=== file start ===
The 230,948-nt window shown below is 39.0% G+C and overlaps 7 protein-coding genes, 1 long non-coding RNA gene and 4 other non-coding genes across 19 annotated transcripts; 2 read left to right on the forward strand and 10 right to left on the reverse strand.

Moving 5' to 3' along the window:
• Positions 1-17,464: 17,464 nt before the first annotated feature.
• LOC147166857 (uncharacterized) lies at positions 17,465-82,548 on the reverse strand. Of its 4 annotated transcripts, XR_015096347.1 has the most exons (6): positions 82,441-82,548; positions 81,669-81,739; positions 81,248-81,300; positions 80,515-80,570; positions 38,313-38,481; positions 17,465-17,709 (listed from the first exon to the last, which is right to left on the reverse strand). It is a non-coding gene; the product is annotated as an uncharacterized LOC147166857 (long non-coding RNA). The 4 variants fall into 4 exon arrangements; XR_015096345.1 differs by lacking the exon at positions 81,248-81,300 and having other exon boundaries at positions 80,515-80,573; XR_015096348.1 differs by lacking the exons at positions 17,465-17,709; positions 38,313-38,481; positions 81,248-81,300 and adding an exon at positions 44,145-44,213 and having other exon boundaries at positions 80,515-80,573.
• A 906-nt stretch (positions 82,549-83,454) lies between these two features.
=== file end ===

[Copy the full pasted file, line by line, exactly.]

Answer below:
The 230,948-nt window shown below is 39.0% G+C and overlaps 7 protein-coding genes, 1 long non-coding RNA gene and 4 other non-coding genes across 19 annotated transcripts; 2 read left to right on the forward strand and 10 right to left on the reverse strand.

Moving 5' to 3' along the window:
• Positions 1-17,464: 17,464 nt before the first annotated feature.
• LOC147166857 (uncharacterized) lies at positions 17,465-82,548 on the reverse strand. Of its 4 annotated transcripts, XR_015096347.1 has the most exons (6): positions 82,441-82,548; positions 81,669-81,739; positions 81,248-81,300; positions 80,515-80,570; positions 38,313-38,481; positions 17,465-17,709 (listed from the first exon to the last, which is right to left on the reverse strand). It is a non-coding gene; the product is annotated as an uncharacterized LOC147166857 (long non-coding RNA). The 4 variants fall into 4 exon arrangements; XR_015096345.1 differs by lacking the exon at positions 81,248-81,300 and having other exon boundaries at positions 80,515-80,573; XR_015096348.1 differs by lacking the exons at positions 17,465-17,709; positions 38,313-38,481; positions 81,248-81,300 and adding an exon at positions 44,145-44,213 and having other exon boundaries at positions 80,515-80,573.
• A 906-nt stretch (positions 82,549-83,454) lies between these two features.